Whether these people come through or whether anti-peace propaganda will win - I don't know.

    I was optimistic until 2 weeks ago. Strange, isn't it, how things can deteriorate so fast...

    Anat.

  4. #29
    Your Lord and Master, Foamy gold trophy Hierophant's Avatar
    Join Date
    Aug 1999
    Location
    Lancaster, Ca. USA
    Posts
    12,305
    Mentioned
    1 Post(s)
    Tagged
    0 Thread(s)
    Originally posted by Anat
    Hi everyone,
    I understand that Islamic terrorism, specifically bin Laden, is blamed for the attack.
    Actually the official U.S. position on the attack is:

    Barbara Bodine U.S. Ambassador to Yemen:
    It is clearly an external attack, and most probably a terrorist attack. This is going to be a question of fact. Exactly who is behind it, what their motivations were and how they were able to arrange [it] we can only speculate on.

    They don't know who did it, what the explosives where and why it was done. Labeling any one group or faction is pure speculation at this time. Due to the amount of destruction done to the craft carrying the bomb it will be a long time if ever before any of these questions are answered.
    Wayne Luke
    ------------


  5. #30
    Follow Me On Twitter: @djg gold trophysilver trophybronze trophy Dan Grossman's Avatar
    Join Date
    Aug 2000
    Location
    Philadephia, PA
    Posts
    20,580
    Mentioned
    1 Post(s)
    Tagged
    0 Thread(s)
    Whoever said oil isn't a big deal and we would just find other ways to make power:

    Hey! We use oil for heat over in my house! Not to mention, we can't afford to replace our oil heater right now.. money's a little tight.. oil's not going anywhere here ;o

  6. #31
    Your Lord and Master, Foamy gold trophy Hierophant's Avatar
    Join Date
    Aug 1999
    Location
    Lancaster, Ca. USA
    Posts
    12,305
    Mentioned
    1 Post(s)
    Tagged
    0 Thread(s)
    Originally posted by WebDevPortal
    Whoever said oil isn't a big deal and we would just find other ways to make power:

    Hey! We use oil for heat over in my house! Not to mention, we can't afford to replace our oil heater right now.. money's a little tight.. oil's not going anywhere here ;o
    I did not say that oil wasn't a big deal. I said as a nation we should eliminate our dependence on foreign oil. By utilizing cleaner alternative energy sources, we can decrease our bills and reliance on foreign nations at the same time.

    In San Diego county (California U.S.), electric bills have doubled and tripled lately because of two reasons, deregulation and rising oil costs. Where I live in Northern Los Angeles County, our electric prices have not risen this summer. Still live in a deregulated state and still have to deal with rising oil costs, so why haven't my bills increased like my neighbors to the south?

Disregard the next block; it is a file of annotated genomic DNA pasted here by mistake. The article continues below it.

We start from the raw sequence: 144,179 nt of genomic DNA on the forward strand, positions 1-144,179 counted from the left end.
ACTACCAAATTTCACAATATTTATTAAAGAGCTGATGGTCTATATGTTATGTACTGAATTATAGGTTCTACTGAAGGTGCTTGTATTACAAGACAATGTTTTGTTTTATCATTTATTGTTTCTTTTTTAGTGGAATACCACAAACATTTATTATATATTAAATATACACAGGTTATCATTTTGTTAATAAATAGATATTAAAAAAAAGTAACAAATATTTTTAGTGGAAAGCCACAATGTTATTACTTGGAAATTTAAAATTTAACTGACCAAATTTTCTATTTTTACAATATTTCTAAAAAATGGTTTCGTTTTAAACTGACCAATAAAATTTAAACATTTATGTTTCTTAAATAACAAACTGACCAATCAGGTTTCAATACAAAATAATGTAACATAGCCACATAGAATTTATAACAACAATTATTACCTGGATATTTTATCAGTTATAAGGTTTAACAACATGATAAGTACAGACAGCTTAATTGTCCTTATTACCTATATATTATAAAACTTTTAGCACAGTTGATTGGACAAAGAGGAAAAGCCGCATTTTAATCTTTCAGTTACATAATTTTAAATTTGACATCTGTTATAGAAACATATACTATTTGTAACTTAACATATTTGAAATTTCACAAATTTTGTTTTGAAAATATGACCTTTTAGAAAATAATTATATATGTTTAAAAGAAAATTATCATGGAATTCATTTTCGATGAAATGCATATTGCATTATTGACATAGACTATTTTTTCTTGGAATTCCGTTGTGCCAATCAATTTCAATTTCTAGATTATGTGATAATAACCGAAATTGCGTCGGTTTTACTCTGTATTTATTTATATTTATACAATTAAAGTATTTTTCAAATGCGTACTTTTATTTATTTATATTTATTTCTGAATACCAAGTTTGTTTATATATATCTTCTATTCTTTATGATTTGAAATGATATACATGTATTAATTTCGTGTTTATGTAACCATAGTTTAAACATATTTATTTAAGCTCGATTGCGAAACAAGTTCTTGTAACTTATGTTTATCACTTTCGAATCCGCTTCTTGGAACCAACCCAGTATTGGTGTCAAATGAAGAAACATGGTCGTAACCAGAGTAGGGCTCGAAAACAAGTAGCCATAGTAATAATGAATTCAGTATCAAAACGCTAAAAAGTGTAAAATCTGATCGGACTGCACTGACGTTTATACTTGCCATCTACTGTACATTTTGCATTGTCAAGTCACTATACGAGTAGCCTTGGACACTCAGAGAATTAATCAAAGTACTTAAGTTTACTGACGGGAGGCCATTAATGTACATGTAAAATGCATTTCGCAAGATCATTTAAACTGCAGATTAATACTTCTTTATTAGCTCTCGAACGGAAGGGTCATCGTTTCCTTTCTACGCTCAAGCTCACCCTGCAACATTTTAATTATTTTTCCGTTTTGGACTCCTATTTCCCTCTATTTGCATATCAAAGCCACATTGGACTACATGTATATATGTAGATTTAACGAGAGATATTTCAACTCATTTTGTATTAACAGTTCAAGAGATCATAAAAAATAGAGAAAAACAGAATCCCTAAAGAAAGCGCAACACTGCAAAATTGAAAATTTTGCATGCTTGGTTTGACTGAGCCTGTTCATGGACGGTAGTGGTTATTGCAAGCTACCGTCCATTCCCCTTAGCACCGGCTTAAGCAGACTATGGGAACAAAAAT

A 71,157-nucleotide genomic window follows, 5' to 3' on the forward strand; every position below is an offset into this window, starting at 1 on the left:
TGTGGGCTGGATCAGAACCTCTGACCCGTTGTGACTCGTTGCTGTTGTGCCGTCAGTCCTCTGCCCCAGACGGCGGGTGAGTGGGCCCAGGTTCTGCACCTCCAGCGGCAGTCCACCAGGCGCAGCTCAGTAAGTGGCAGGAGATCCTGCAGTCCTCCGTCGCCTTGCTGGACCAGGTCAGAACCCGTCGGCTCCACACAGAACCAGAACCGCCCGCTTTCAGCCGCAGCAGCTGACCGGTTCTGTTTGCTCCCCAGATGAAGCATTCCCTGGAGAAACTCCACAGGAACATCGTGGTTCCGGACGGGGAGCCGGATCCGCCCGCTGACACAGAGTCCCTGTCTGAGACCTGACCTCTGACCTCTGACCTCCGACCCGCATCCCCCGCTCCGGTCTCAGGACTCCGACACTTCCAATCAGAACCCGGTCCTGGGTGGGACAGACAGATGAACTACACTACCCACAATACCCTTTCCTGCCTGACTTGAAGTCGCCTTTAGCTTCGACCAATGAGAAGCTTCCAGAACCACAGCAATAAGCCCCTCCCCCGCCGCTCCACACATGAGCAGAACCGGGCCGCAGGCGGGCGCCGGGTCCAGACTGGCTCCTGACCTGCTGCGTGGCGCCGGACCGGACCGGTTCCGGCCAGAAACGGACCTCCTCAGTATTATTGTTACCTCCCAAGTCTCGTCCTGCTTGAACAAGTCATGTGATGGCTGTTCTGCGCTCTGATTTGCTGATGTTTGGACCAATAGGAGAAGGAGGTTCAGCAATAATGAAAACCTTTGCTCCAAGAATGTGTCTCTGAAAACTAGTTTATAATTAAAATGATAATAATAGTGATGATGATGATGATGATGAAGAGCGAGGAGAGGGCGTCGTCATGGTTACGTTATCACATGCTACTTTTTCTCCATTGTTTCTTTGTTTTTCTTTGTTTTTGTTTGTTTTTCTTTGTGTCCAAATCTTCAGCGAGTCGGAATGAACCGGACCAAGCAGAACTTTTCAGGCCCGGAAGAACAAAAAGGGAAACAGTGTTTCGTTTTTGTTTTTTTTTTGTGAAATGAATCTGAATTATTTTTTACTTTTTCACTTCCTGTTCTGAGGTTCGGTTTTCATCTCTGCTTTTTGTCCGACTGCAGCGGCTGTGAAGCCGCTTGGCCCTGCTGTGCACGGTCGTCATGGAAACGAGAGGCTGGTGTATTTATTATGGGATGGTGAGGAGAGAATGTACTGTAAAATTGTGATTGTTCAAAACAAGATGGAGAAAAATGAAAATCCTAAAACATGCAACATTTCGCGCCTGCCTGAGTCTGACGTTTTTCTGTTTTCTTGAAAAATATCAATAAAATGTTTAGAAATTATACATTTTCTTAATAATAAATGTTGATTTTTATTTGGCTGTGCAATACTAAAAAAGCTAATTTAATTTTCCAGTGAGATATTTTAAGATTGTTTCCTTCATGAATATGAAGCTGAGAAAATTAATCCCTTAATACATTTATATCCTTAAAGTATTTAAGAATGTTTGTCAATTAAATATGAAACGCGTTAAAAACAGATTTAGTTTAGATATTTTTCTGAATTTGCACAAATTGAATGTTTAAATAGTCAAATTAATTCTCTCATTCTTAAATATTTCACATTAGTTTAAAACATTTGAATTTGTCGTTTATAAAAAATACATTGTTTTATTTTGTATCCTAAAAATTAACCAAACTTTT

Our major energy supplier is Enron. About 30-45 miles to the north of me there is a "Wind Farm", 15,000 windmills that generate 5,000 kilowatt hours each. Those windmills basically subsidize my rates with free energy. 60 miles east of me is a solar energy plant doing the same thing. Neither pollute the air or water yet provide nice affordable power. The look a lot more appealing than coal or oil burning power generators as well.

    Geothermal energy can heat and cool homes for pennies a day, shouldn't this be something that is pursued?

    Hundreds of millions of gallons of water are let out of reservoirs a year, power that could be harness for electricity with minimal effects on life downstream.

    Electric-Hybrid and Hydrogen FuelCell powered engines are available and could reduce the price of car ownership by hundreds of dollars a year, yet are less destructive to your environment.

    Maybe if people like yourself looked at the big picture and thought long term, we could make our country better and stronger without reliance on the whims of foreign powers.

    Never once did I say people should suffer while we make the transition. We can produce enough energy to stand on our own, it is time we proved this to the world.
    Wayne Luke
    ------------


  7. #32
    Carpe Chicken Chicken's Avatar
    Join Date
    Jul 2000
    Posts
    1,220
    Mentioned
    0 Post(s)
    Tagged
    0 Thread(s)
    Originally posted by W. Luke
    Hundreds of millions of gallons of water are let out of reservoirs a year, power that could be harness for electricity with minimal effects on life downstream.

    Electric-Hybrid and Hydrogen FuelCell powered engines are available and could reduce the price of car ownership by hundreds of dollars a year, yet are less destructive to your environment.
    There are a few problems here. One, Hydro power has a tremendous effect on the area. We've figured this out and are now tearing down dams. Notice how many hydro plants have been built lately?

    As for Electric-Hybrid and Hydrogen FuelCell vehicles- ever read up on the price of those suckers? It is hard to convince someone to shell out more money than a new Porsche, when they'll get a car that a Hyundai could outperform. I've read that mass production of these cells (what you'd think would result in lower costs), would only result in many expensive batteries. I think the technology isn't quite here yet, though maybe not enough is being done to create the technology either.